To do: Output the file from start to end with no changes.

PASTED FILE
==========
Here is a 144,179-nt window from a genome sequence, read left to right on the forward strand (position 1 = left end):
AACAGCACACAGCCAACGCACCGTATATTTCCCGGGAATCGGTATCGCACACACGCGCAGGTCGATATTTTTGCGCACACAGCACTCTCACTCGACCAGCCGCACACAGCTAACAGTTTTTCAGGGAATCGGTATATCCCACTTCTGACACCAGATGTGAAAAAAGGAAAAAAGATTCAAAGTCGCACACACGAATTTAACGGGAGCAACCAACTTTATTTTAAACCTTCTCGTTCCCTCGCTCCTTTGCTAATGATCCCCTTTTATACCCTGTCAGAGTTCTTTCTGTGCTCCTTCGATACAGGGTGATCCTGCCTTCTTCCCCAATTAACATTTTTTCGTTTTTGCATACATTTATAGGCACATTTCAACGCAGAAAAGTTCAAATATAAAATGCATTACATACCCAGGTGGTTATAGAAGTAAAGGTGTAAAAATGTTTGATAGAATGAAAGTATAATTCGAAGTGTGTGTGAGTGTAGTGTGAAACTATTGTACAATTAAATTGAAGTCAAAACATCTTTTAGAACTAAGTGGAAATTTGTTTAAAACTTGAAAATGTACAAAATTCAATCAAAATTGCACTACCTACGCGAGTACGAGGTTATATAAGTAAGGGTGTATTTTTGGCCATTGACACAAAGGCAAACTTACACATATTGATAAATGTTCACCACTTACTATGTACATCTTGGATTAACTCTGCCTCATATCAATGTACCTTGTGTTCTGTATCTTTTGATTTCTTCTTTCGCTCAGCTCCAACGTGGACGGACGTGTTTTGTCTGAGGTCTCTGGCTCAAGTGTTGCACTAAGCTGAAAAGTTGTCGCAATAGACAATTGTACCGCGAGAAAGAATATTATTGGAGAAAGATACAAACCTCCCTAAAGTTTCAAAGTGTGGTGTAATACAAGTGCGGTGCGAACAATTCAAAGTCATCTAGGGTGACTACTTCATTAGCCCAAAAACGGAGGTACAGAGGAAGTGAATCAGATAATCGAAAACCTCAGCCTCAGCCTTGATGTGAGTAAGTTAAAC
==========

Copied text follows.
Here is a 144,179-nt window from a genome sequence, read left to right on the forward strand (position 1 = left end):
AACAGCACACAGCCAACGCACCGTATATTTCCCGGGAATCGGTATCGCACACACGCGCAGGTCGATATTTTTGCGCACACAGCACTCTCACTCGACCAGCCGCACACAGCTAACAGTTTTTCAGGGAATCGGTATATCCCACTTCTGACACCAGATGTGAAAAAAGGAAAAAAGATTCAAAGTCGCACACACGAATTTAACGGGAGCAACCAACTTTATTTTAAACCTTCTCGTTCCCTCGCTCCTTTGCTAATGATCCCCTTTTATACCCTGTCAGAGTTCTTTCTGTGCTCCTTCGATACAGGGTGATCCTGCCTTCTTCCCCAATTAACATTTTTTCGTTTTTGCATACATTTATAGGCACATTTCAACGCAGAAAAGTTCAAATATAAAATGCATTACATACCCAGGTGGTTATAGAAGTAAAGGTGTAAAAATGTTTGATAGAATGAAAGTATAATTCGAAGTGTGTGTGAGTGTAGTGTGAAACTATTGTACAATTAAATTGAAGTCAAAACATCTTTTAGAACTAAGTGGAAATTTGTTTAAAACTTGAAAATGTACAAAATTCAATCAAAATTGCACTACCTACGCGAGTACGAGGTTATATAAGTAAGGGTGTATTTTTGGCCATTGACACAAAGGCAAACTTACACATATTGATAAATGTTCACCACTTACTATGTACATCTTGGATTAACTCTGCCTCATATCAATGTACCTTGTGTTCTGTATCTTTTGATTTCTTCTTTCGCTCAGCTCCAACGTGGACGGACGTGTTTTGTCTGAGGTCTCTGGCTCAAGTGTTGCACTAAGCTGAAAAGTTGTCGCAATAGACAATTGTACCGCGAGAAAGAATATTATTGGAGAAAGATACAAACCTCCCTAAAGTTTCAAAGTGTGGTGTAATACAAGTGCGGTGCGAACAATTCAAAGTCATCTAGGGTGACTACTTCATTAGCCCAAAAACGGAGGTACAGAGGAAGTGAATCAGATAATCGAAAACCTCAGCCTCAGCCTTGATGTGAGTAAGTTAAAC